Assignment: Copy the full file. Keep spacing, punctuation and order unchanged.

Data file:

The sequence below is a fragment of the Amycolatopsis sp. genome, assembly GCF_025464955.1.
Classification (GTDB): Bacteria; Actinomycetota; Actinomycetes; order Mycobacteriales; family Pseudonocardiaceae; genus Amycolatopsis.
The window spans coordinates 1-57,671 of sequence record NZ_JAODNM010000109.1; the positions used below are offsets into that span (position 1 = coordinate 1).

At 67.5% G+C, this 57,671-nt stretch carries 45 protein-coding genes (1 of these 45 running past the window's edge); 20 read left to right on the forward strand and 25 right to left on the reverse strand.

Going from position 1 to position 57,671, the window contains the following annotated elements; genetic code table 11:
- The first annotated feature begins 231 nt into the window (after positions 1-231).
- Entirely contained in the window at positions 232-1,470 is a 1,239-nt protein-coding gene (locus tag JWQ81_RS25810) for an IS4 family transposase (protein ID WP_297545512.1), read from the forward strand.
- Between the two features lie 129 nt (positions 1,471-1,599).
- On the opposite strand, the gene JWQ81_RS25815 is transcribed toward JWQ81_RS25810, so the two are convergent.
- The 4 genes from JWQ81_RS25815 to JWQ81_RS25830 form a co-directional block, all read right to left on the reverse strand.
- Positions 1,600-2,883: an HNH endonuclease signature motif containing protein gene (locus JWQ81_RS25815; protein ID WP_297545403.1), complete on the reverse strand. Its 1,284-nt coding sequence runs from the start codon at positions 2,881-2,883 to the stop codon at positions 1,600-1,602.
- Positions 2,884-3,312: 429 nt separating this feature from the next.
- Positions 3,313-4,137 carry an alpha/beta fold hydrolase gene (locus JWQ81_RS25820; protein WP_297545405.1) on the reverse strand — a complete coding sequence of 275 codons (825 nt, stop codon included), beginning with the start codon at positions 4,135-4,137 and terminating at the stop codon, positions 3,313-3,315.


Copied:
The sequence below is a fragment of the Amycolatopsis sp. genome, assembly GCF_025464955.1.
Classification (GTDB): Bacteria; Actinomycetota; Actinomycetes; order Mycobacteriales; family Pseudonocardiaceae; genus Amycolatopsis.
The window spans coordinates 1-57,671 of sequence record NZ_JAODNM010000109.1; the positions used below are offsets into that span (position 1 = coordinate 1).

At 67.5% G+C, this 57,671-nt stretch carries 45 protein-coding genes (1 of these 45 running past the window's edge); 20 read left to right on the forward strand and 25 right to left on the reverse strand.

Going from position 1 to position 57,671, the window contains the following annotated elements; genetic code table 11:
- The first annotated feature begins 231 nt into the window (after positions 1-231).
- Entirely contained in the window at positions 232-1,470 is a 1,239-nt protein-coding gene (locus tag JWQ81_RS25810) for an IS4 family transposase (protein ID WP_297545512.1), read from the forward strand.
- Between the two features lie 129 nt (positions 1,471-1,599).
- On the opposite strand, the gene JWQ81_RS25815 is transcribed toward JWQ81_RS25810, so the two are convergent.
- The 4 genes from JWQ81_RS25815 to JWQ81_RS25830 form a co-directional block, all read right to left on the reverse strand.
- Positions 1,600-2,883: an HNH endonuclease signature motif containing protein gene (locus JWQ81_RS25815; protein ID WP_297545403.1), complete on the reverse strand. Its 1,284-nt coding sequence runs from the start codon at positions 2,881-2,883 to the stop codon at positions 1,600-1,602.
- Positions 2,884-3,312: 429 nt separating this feature from the next.
- Positions 3,313-4,137 carry an alpha/beta fold hydrolase gene (locus JWQ81_RS25820; protein WP_297545405.1) on the reverse strand — a complete coding sequence of 275 codons (825 nt, stop codon included), beginning with the start codon at positions 4,135-4,137 and terminating at the stop codon, positions 3,313-3,315.